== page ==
Bakersfield Man Sentenced to 57 Months in Prison for Role in Fraudulent Transfer of Funds from a Victim’s Brokerage Account
SACRAMENTO, Calif. — Kulvir Singh Cheema, 59, of Ripon, pleaded guilty today to filing a false bankruptcy declaration, U.S. Attorney McGregor W. Scott announced.
According to court documents, when Cheema, the owner of a trucking company, filed for bankruptcy in April 2011, he provided false information about his employment, income, residence, and other facts. He also concealed certain assets such as trucks and bank accounts that he controlled and that were held in other names. In addition, in January 2010, in contemplation of filing for bankruptcy, Cheema fraudulently transferred ownership of his residence in Ripon from himself to another person. Cheema’s untruthful statements on his bankruptcy petition were designed to give the false impression that he was bankrupt with no assets. Through those falsehoods, Cheema was able to discharge over $2 million in debt, keep his trucks and business running, and repay a close friend. The value of the debts and assets concealed as a result of Cheema’s deception was between $150,000 and $250,000.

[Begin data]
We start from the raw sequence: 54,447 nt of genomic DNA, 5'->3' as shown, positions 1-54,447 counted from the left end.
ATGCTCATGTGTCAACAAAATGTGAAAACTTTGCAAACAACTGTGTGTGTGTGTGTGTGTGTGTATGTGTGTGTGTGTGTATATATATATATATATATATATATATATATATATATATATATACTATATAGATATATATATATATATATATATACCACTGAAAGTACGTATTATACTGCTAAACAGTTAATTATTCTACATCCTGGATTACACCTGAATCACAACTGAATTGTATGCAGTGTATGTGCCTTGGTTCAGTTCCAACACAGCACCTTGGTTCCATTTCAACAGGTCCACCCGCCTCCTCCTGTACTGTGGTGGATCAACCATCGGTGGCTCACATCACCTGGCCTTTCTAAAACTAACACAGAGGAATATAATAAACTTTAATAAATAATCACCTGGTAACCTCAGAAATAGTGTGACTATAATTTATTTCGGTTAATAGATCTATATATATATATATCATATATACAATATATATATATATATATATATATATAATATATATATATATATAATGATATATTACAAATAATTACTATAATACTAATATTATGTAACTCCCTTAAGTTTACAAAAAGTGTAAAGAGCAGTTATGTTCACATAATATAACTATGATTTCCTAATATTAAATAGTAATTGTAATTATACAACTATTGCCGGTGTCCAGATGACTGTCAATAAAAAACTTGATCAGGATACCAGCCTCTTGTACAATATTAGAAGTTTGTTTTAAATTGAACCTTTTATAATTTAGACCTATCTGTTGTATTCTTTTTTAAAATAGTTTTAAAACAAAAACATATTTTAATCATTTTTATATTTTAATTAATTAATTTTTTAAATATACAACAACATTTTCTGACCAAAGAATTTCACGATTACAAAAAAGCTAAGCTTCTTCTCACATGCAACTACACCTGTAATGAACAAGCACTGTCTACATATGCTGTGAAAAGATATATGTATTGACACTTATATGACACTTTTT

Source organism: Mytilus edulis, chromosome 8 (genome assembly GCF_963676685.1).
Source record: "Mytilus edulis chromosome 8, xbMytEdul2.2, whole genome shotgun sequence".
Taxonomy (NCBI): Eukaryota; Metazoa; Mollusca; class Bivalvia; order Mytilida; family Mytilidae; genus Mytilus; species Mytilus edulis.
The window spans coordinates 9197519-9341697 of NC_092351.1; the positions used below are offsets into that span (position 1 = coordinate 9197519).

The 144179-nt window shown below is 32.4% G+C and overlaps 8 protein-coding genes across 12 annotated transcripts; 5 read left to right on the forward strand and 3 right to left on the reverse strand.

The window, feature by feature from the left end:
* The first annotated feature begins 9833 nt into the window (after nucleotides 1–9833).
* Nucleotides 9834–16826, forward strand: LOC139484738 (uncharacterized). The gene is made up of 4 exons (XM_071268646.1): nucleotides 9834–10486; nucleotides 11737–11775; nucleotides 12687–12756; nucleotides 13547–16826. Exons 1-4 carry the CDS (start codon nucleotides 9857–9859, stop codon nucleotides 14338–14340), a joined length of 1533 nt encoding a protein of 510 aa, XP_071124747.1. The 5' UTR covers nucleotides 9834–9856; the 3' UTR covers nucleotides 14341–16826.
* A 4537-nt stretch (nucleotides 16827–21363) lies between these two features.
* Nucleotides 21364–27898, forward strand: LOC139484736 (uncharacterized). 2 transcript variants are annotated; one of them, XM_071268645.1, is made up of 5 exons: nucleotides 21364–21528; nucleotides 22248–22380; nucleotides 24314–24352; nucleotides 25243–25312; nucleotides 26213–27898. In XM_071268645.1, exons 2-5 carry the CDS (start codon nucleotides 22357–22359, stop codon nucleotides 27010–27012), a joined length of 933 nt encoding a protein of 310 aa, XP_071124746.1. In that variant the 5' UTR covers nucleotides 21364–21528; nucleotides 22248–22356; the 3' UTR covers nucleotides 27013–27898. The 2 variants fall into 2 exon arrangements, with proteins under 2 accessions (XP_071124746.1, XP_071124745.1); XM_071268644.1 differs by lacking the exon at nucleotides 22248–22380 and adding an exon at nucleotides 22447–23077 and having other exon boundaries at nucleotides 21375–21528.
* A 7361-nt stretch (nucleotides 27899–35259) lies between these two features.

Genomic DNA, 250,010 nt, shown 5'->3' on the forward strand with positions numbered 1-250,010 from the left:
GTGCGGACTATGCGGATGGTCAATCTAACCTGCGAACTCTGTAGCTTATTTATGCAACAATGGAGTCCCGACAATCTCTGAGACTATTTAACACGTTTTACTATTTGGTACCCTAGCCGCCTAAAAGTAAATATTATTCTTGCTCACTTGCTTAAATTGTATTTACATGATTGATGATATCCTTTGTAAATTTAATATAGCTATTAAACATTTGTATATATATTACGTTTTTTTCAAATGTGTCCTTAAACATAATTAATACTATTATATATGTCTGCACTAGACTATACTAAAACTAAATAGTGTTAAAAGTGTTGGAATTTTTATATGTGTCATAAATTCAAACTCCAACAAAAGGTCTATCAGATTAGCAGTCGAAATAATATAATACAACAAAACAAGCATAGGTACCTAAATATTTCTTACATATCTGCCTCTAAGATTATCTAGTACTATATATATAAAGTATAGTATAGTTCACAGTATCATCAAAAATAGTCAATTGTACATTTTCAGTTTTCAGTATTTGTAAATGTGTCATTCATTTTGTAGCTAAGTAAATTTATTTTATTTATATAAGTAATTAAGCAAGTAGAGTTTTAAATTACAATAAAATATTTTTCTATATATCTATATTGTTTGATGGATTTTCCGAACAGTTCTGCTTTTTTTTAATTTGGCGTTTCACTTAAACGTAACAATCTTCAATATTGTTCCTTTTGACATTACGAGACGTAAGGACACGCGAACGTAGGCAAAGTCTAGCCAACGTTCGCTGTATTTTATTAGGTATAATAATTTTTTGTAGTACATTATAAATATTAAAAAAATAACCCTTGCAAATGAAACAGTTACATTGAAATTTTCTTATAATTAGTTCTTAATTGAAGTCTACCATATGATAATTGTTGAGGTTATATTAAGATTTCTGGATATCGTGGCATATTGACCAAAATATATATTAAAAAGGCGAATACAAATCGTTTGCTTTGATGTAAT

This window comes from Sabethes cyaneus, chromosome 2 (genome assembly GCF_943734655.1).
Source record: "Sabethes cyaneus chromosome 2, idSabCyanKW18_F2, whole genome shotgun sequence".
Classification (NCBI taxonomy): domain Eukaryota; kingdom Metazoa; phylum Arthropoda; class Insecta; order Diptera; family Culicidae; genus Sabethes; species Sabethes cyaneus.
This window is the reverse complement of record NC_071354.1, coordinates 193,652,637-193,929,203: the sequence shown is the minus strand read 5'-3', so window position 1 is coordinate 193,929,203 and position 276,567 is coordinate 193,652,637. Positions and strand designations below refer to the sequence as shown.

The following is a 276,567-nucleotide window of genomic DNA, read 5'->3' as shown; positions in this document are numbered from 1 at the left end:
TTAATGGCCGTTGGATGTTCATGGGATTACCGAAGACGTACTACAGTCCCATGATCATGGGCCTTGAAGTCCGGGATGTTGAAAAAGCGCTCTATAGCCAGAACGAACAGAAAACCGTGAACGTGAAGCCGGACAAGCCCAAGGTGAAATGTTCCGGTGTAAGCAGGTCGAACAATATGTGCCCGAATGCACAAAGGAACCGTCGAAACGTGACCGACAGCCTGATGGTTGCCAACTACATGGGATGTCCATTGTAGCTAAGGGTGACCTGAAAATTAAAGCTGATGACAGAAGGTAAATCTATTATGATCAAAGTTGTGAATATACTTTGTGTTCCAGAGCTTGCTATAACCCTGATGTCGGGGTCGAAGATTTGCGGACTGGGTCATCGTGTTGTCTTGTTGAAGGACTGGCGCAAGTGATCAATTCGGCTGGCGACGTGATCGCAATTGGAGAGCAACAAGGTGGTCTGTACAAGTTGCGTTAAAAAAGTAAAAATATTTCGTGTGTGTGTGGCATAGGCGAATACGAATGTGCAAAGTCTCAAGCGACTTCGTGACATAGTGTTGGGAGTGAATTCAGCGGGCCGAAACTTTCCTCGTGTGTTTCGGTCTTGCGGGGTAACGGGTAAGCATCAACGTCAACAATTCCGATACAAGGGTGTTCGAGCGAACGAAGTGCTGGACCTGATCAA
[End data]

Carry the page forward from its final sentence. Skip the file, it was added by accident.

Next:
This case is the product of an investigation by the Federal Bureau of Investigation. Assistant U.S. Attorneys Brian A. Fogerty, André M. Espinosa, and Miriam Hinman are prosecuting the case.
Cheema is scheduled to be sentenced by U.S. District Judge Morrison C. England Jr. on Oct. 22. Cheema faces a maximum statutory penalty of five years in prison and a $250,000 fine. The actual sentence, however, will be determined at the discretion of the court after consideration of any applicable statutory factors and the Federal Sentencing Guidelines, which take into account a number of variables.